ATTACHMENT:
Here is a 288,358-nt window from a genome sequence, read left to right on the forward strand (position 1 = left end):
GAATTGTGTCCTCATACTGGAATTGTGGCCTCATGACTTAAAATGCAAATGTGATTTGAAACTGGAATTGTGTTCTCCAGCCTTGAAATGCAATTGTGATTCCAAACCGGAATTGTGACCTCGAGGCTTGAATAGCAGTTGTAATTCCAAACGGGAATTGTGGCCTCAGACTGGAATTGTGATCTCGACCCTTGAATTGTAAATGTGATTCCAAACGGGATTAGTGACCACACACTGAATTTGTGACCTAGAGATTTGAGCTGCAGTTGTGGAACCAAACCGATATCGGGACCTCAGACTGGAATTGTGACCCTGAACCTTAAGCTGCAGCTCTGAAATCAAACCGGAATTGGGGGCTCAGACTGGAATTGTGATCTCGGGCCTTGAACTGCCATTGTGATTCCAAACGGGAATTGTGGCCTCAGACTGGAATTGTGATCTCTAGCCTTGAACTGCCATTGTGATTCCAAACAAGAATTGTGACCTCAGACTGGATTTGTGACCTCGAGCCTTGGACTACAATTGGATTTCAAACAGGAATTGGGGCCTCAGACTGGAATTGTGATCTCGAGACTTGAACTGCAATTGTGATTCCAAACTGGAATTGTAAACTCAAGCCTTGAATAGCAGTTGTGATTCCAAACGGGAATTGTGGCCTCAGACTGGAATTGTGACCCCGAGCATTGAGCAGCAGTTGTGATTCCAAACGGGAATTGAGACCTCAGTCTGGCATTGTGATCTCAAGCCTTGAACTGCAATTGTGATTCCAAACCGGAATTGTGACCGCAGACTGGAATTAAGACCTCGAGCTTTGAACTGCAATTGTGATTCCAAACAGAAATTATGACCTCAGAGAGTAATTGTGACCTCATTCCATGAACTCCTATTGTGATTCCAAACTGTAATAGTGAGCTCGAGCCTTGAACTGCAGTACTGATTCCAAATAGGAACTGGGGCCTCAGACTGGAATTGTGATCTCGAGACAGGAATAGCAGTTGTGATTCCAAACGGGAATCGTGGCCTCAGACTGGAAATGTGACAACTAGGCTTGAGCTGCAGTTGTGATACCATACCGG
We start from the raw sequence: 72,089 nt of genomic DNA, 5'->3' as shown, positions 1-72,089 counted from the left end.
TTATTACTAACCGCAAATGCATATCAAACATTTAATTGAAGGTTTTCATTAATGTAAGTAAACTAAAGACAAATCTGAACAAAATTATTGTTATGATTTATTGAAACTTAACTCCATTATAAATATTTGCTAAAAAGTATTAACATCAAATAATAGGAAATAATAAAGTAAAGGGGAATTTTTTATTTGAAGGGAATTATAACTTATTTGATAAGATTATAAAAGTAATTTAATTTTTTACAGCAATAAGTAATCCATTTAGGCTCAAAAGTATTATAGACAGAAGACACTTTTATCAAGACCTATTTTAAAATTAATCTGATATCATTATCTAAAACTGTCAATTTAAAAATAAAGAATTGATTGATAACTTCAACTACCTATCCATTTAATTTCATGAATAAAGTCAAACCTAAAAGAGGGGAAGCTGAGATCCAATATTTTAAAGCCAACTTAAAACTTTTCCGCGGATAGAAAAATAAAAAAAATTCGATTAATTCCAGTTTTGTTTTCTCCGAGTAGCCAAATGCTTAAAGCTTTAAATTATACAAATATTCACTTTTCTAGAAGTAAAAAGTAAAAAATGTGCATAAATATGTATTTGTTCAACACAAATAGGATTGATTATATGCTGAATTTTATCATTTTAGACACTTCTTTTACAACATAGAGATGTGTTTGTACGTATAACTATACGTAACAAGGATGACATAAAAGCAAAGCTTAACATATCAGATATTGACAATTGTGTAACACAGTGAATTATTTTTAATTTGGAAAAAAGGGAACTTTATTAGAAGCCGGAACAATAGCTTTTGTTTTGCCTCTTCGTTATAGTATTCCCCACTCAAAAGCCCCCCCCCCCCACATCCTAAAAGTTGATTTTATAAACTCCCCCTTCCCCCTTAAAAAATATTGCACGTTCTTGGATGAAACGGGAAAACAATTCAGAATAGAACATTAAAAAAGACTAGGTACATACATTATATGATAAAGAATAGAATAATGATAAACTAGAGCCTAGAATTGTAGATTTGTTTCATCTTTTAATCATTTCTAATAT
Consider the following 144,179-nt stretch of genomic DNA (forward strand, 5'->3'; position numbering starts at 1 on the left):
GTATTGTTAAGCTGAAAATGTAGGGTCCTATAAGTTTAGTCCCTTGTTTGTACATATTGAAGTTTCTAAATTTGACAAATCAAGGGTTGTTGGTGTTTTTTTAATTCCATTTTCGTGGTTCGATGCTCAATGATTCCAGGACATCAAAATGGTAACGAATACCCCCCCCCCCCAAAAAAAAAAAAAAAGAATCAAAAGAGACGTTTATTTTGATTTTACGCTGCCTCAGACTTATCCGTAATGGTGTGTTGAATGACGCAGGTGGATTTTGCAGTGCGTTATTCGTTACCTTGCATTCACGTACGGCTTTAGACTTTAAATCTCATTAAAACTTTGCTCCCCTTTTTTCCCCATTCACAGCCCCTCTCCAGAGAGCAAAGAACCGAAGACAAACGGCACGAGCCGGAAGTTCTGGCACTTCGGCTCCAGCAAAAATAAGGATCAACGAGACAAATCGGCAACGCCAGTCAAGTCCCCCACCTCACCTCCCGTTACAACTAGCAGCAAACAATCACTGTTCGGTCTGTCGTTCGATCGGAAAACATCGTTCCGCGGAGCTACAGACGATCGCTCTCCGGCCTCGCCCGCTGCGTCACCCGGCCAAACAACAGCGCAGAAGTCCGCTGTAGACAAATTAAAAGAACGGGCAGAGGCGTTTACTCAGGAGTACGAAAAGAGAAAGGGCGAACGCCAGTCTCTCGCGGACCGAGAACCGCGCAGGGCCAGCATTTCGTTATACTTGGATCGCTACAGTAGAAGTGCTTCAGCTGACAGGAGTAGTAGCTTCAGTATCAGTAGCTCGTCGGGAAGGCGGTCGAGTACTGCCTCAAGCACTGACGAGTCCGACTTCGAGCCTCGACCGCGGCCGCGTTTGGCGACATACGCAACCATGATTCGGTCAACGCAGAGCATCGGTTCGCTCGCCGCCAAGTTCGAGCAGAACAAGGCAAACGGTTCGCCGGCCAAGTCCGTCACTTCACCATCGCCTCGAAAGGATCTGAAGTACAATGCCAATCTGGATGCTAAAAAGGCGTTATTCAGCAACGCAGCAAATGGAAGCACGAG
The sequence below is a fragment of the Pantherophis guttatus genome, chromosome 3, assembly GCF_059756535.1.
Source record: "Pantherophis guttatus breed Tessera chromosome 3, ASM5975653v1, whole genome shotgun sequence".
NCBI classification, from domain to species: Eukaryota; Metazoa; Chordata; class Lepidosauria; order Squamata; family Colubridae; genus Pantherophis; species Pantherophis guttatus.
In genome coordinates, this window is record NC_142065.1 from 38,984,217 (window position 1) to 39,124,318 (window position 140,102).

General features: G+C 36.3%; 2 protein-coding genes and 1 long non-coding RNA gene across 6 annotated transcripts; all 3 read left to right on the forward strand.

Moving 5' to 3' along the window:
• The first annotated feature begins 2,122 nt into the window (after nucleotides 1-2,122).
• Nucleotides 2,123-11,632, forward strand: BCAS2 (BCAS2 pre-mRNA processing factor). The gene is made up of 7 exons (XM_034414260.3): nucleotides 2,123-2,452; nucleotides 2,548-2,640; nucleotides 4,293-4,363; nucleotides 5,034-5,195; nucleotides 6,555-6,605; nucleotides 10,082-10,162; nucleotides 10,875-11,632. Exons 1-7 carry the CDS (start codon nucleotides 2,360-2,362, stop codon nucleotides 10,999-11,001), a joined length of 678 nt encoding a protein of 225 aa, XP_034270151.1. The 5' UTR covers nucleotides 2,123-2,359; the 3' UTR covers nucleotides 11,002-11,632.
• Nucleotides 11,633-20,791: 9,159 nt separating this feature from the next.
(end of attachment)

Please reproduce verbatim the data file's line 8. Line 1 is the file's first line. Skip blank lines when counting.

Source record: "Pantherophis guttatus breed Tessera chromosome 3, ASM5975653v1, whole genome shotgun sequence".